Contrasts evident along 3.5-mile stretch of Brownsville Road
Pedestrians walk to school, church or prospering business districts on tree-lined sidewalks along Brownsville Road, passing historical landmarks, public-art displays and grassy areas.
Yet in sections of the same 3.5-mile stretch of road, people must walk on broken pavement through dimly-lit areas, past dilapidated and vacant structures.
Two vastly different streetscapes exist along Brownsville Road in Brentwood and Pittsburgh, Scenic Pittsburgh communications director Nichole Huff said.
“Basically, one's ugly, and one's not. One's welcoming, and one's not, and they're both on the same road,” Huff said, as she showed two different images of Brownsville Road at a presentation last week. “These environments could be more similar.”
Findings from three studies on how to improve the Brownsville Road corridor from Nobles Lane in Pittsburgh to Route 51 in Brentwood were shared with about 30 residents and officials from the City of Pittsburgh and Brentwood at a public meeting.
The studies, performed during the last six months, focused on improving various aspects of the Brownsville Road corridor, said Greg Jones, executive director of nonprofit Economic Development South.
“We're trying to synthesize all of the planning that has been done for the area,” Jones said.
A scenic asset inventory, completed by Scenic Pittsburgh, was meant to identify, catalogue and produce recommendations for how to improve aesthetics along Brownsville Road.
Huff said the study recommended that local leaders work to remediate blight, including removing graffiti and upgrading building facades.
A study by Community Technical Assistance Center, or CTAC, reviewed public safety and was funded with $5,000 earmarked by Pittsburgh Councilwoman Natalia Rudiak.
April Clisura, senior community development specialist with CTAC, which advises local community organizations, said a survey of about 100 people showed residents would like an increase in police patrols in the area. Residents also raised concerns about a lack of lighting, she said.
A study done by consulting firm Jackson/Clark Partners focused on creating an “action strategy for the Brownsville Road corridor, by breaking the street into eight districts.”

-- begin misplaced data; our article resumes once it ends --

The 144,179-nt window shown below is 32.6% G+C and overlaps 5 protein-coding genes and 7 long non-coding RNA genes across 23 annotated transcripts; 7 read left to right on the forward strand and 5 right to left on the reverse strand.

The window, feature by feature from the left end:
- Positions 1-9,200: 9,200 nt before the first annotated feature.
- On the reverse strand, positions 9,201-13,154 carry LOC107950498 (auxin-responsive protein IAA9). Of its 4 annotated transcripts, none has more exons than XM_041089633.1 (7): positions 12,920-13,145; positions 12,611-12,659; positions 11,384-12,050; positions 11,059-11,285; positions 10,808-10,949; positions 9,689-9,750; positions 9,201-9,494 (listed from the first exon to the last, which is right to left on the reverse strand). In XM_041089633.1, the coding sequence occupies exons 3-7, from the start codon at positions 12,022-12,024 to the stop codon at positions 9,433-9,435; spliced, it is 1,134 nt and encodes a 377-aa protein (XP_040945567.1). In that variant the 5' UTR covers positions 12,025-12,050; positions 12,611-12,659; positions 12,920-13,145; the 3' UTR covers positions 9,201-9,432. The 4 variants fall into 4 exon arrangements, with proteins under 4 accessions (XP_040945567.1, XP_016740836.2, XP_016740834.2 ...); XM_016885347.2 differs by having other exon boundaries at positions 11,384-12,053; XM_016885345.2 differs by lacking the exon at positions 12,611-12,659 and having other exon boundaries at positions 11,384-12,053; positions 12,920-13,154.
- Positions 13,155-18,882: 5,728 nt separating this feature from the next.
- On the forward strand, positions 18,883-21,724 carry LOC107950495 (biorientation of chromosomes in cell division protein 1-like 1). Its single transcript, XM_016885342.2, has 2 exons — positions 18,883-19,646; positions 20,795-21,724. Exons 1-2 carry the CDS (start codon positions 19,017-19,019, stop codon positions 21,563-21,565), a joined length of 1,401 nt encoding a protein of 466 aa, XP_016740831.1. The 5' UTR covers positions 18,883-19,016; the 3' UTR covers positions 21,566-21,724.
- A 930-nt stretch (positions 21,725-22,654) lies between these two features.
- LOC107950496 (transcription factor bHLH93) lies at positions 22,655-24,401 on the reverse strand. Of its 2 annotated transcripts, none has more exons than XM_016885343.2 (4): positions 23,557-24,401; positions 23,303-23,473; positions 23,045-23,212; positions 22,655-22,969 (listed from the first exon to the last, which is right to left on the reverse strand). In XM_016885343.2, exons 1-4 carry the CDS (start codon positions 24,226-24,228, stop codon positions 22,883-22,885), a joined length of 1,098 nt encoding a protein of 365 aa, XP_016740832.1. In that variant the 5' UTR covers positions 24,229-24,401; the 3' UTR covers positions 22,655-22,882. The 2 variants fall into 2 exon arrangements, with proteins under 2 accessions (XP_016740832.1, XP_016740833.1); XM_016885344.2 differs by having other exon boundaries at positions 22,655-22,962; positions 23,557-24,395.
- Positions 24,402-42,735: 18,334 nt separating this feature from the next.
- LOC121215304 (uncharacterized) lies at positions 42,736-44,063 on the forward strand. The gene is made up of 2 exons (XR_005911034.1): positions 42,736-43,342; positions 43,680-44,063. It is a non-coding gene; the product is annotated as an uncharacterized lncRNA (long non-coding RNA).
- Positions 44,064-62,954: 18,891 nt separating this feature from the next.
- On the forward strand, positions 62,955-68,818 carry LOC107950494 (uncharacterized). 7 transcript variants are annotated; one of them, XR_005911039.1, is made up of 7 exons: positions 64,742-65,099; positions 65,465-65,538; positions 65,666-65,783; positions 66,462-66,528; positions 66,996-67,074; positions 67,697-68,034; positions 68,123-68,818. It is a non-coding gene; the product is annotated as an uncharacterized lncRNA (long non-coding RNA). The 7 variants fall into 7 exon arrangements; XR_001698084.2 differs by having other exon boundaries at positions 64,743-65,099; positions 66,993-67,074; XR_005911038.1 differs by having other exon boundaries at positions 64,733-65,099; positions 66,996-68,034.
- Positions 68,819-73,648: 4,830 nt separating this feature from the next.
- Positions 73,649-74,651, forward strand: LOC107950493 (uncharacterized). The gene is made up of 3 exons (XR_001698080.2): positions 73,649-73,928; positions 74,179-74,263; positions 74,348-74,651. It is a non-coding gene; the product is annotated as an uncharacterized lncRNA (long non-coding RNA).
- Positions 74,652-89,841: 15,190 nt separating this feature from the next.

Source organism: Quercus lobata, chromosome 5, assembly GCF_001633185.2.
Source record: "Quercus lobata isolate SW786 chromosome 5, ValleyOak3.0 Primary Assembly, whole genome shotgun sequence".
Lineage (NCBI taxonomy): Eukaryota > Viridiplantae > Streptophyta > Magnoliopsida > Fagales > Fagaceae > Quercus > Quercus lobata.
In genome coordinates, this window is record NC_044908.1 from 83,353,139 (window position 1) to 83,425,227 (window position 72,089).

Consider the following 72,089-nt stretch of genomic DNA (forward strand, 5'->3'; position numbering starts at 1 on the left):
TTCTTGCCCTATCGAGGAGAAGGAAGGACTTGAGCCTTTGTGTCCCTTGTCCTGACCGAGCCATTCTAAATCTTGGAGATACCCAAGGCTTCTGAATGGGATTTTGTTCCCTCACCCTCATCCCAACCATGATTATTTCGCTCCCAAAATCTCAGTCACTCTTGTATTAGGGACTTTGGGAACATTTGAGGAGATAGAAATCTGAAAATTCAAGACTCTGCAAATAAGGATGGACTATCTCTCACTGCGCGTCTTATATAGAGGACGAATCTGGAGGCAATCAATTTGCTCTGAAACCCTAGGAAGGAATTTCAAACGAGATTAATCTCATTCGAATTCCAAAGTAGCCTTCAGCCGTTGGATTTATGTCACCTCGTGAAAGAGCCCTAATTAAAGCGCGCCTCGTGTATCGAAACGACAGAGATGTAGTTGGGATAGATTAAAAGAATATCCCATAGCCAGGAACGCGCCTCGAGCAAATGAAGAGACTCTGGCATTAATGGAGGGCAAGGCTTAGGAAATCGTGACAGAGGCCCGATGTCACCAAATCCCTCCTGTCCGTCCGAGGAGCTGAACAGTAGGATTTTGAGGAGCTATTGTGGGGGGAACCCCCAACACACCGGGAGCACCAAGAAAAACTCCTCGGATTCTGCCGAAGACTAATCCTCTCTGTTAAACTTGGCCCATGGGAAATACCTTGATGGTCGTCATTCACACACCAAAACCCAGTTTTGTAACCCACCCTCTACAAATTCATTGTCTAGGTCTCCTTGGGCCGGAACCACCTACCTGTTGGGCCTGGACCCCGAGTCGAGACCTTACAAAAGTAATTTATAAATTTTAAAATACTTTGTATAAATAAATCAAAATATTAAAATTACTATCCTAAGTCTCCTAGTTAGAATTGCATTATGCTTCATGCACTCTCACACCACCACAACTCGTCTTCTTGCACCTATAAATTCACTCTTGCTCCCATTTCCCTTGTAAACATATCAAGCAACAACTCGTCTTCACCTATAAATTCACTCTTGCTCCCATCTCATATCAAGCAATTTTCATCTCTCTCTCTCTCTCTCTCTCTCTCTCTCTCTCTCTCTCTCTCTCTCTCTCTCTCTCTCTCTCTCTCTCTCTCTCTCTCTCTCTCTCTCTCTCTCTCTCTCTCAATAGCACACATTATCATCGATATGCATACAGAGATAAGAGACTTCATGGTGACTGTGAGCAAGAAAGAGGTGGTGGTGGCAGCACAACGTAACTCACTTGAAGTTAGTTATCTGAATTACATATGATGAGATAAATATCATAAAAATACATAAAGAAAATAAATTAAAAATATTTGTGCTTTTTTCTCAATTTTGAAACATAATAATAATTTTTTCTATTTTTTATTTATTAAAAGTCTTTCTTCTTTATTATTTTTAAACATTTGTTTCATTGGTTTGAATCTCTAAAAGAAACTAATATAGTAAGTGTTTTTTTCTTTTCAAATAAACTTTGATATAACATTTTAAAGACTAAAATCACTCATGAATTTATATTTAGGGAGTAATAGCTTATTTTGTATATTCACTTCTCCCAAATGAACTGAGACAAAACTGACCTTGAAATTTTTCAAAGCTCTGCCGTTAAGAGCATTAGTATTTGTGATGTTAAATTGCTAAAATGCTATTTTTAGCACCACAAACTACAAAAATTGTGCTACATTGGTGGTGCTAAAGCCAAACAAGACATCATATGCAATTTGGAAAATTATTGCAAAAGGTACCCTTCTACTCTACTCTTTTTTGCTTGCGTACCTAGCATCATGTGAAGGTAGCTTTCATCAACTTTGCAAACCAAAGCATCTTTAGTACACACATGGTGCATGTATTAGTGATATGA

Each district would serve a purpose, such as a market anchor or mixed-used area, said Pat Clark of Jackson/Clark Partners.
Yet, each needs improvements, he said, and while some areas need facade upgrades to attract people others need more businesses, Clark said.
Stephanie Hacke is a staff writer for Trib Total Media. She can be reached at 412-388-5818 or email@example.com.
Show commenting policy
TribLive commenting policy
You are solely responsible for your comments and by using TribLive.com you agree to our Terms of Service.
We moderate comments. Our goal is to provide substantive commentary for a general readership. By screening submissions, we provide a space where readers can share intelligent and informed commentary that enhances the quality of our news and information.
While most comments will be posted if they are on-topic and not abusive, moderating decisions are subjective. We will make them as carefully and consistently as we can. Because of the volume of reader comments, we cannot review individual moderation decisions with readers.
We value thoughtful comments representing a range of views that make their point quickly and politely. We make an effort to protect discussions from repeated comments either by the same reader or different readers.
We follow the same standards for taste as the daily newspaper. A few things we won't tolerate: personal attacks, obscenity, vulgarity, profanity (including expletives and letters followed by dashes), commercial promotion, impersonations, incoherence, proselytizing and SHOUTING. Don't include URLs to Web sites.
We do not edit comments. They are either approved or deleted. We reserve the right to edit a comment that is quoted or excerpted in an article. In this case, we may fix spelling and punctuation.
We welcome strong opinions and criticism of our work, but we don't want comments to become bogged down with discussions of our policies and we will moderate accordingly.
We appreciate it when readers and people quoted in articles or blog posts point out errors of fact or emphasis and will investigate all assertions. But these suggestions should be sent via e-mail. To avoid distracting other readers, we won't publish comments that suggest a correction. Instead, corrections will be made in a blog post or in an article.
- Baldwin High School crowns Homecoming king, queen
- Baldwin leaders review improvement plan for Elm Leaf
- Brentwood parking laws could change
- Arboretum tour in Pleasant Hills highlights community resource
- Brentwood Council amends rules for overgrown trees
- Photo gallery: Baldwin High School Homecoming carnival
- Thomas Jefferson court celebrates homecoming
- Brentwood audit reveals larger savings in 2014
- DelSardo appointed to Baldwin-Whitehall board; 11 applied to serve